Not only is Cornwall a gorgeous place to visit with plenty going on (such as theatres, gardens and museums), but the beaches are fantastic too. If you do happen to stop by any beaches, make sure you take a quick visit to Watergate Bay and Sennen Cove, as they’re two great spots to park up and go for a bit of surfing!
The Lake District
Looking for a great drive with fantastic views? The Lake District definitely won’t disappoint. With wonderful driving routes and some of the best scenery and visitor attractions in the country, the District offers great days out for the entire family. Routes are 30-50 miles in length, so they can be driven in just a few hours. With plenty of exciting stops on the way, you and the family won’t get bored!
Located in the Scottish Highlands, north of Argyll, Glen Coe was recently made famous as one of the main settings for the James Bond ‘Skyfall’ movie. With volcanic origins and breath-taking views, plenty of people now want to drive around where the Bond movie was filmed, to take in some of the extraordinary scenes and landscapes on offer to tourists.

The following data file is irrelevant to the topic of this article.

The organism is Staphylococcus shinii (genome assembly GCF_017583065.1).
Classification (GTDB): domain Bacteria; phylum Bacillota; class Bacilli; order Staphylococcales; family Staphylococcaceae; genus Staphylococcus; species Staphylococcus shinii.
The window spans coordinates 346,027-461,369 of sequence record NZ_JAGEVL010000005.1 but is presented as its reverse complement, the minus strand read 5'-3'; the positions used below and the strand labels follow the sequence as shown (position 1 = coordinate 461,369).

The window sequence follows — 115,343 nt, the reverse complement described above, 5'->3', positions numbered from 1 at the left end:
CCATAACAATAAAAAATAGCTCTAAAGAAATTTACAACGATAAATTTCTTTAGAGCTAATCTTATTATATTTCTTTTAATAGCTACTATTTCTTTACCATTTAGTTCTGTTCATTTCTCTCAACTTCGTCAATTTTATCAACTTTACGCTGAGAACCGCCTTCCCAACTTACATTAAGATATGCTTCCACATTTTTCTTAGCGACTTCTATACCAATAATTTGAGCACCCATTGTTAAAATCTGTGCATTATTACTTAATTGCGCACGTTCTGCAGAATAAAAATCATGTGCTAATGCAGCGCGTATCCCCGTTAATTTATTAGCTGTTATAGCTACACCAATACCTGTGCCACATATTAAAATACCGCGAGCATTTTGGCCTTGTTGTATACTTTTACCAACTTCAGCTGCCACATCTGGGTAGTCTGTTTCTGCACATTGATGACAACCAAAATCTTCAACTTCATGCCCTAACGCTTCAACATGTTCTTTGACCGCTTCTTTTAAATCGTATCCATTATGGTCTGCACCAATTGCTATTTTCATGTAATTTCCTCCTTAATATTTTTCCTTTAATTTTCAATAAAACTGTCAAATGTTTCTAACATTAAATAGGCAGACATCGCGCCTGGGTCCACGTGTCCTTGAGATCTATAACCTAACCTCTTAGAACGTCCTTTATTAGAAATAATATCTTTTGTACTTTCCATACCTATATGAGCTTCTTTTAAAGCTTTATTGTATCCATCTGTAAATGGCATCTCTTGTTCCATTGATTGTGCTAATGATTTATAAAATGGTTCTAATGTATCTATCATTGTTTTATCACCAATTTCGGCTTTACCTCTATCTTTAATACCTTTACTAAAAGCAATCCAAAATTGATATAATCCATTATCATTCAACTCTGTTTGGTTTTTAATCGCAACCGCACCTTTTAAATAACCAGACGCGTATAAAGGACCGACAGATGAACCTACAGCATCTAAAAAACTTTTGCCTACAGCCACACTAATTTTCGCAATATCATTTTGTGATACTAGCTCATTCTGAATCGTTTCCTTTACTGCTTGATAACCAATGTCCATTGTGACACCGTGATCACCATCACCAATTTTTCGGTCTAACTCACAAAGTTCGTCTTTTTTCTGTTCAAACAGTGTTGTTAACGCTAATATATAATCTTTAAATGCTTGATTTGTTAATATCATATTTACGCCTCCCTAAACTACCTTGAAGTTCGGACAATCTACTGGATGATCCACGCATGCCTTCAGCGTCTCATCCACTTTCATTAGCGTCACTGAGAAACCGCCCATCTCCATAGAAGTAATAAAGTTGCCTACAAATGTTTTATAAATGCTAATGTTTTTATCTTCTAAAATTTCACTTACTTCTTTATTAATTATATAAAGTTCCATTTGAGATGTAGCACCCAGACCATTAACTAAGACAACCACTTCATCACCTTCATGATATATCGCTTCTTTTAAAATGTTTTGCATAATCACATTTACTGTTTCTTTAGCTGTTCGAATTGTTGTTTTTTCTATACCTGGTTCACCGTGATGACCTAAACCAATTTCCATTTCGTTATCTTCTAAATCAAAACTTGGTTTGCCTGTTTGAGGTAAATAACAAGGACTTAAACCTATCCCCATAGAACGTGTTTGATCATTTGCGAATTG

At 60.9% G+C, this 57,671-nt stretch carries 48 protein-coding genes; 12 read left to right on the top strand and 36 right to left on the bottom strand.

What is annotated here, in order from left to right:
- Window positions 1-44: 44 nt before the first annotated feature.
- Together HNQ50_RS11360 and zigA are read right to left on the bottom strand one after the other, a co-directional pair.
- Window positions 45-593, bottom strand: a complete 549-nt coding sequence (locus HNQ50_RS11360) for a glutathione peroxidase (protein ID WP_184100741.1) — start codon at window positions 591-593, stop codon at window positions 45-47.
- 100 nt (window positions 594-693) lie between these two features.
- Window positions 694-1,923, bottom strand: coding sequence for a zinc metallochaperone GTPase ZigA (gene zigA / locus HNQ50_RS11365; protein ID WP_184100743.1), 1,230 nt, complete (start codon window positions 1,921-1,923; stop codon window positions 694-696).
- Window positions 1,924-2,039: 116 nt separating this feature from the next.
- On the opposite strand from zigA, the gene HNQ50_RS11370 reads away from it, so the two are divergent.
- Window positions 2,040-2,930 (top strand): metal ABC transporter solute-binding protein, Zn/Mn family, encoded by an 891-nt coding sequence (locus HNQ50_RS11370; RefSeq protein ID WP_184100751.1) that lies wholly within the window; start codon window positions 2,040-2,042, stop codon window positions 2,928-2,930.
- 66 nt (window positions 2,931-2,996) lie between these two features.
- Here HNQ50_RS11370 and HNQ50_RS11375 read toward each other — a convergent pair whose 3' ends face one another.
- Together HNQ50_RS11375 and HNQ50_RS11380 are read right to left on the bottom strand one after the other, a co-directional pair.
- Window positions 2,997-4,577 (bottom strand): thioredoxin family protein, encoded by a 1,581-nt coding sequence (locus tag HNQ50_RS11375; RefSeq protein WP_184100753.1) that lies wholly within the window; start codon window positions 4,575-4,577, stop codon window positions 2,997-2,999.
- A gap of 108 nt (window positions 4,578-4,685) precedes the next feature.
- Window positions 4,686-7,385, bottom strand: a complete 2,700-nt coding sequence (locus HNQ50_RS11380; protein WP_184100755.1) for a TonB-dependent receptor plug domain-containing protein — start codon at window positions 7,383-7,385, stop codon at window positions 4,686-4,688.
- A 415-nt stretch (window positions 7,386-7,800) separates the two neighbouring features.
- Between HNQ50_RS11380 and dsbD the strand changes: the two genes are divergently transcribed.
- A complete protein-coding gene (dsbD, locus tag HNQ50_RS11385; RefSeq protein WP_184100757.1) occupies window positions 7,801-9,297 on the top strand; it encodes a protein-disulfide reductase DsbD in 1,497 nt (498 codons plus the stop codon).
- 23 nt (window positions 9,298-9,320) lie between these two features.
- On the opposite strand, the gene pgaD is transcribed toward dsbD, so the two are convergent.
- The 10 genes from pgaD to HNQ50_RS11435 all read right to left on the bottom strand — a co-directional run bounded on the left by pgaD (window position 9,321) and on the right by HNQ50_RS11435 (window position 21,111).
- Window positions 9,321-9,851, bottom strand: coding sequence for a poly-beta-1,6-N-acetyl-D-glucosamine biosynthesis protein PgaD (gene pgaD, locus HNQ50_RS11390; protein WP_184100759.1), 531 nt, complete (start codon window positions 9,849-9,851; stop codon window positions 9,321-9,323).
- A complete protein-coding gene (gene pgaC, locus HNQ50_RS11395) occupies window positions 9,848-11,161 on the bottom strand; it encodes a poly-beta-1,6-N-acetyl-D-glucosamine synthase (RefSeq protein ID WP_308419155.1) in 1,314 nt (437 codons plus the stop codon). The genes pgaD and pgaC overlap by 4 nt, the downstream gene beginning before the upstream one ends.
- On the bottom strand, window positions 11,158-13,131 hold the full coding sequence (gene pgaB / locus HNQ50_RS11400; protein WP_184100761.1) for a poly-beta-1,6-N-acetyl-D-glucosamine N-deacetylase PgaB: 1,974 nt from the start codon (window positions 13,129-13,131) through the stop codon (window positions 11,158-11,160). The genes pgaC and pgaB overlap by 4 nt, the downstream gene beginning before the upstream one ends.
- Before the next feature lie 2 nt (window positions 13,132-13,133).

Finding a drive-in movie or theatre near you is a great opportunity to go for a drive and have some fun one weekend. Drive-in movies work by parking up with other cars in front of a large projection screen. Some of them even serve snacks and have picnic tables or other forms of entertainment. Overall, they’re a great chance to catch the latest film release, cult classic or Shakespeare play.
Want to get out of the country without spending tonnes of cash for a plane ticket? The best way to do this is either by driving to Dover and hopping on a ferry, or by getting aboard the Eurostar. Not only will you get a fun drive down to the coast, but once you’re across the channel, you have the option of driving around some beautiful locations such as Brussels, Lille, Marseille and Paris.
And if you’re looking for a perfect car to take you away on your next driving trip, then you could always lease a car before the holiday season. Zero deposit car leasing is also available, so you can save cash and put it towards your next holiday!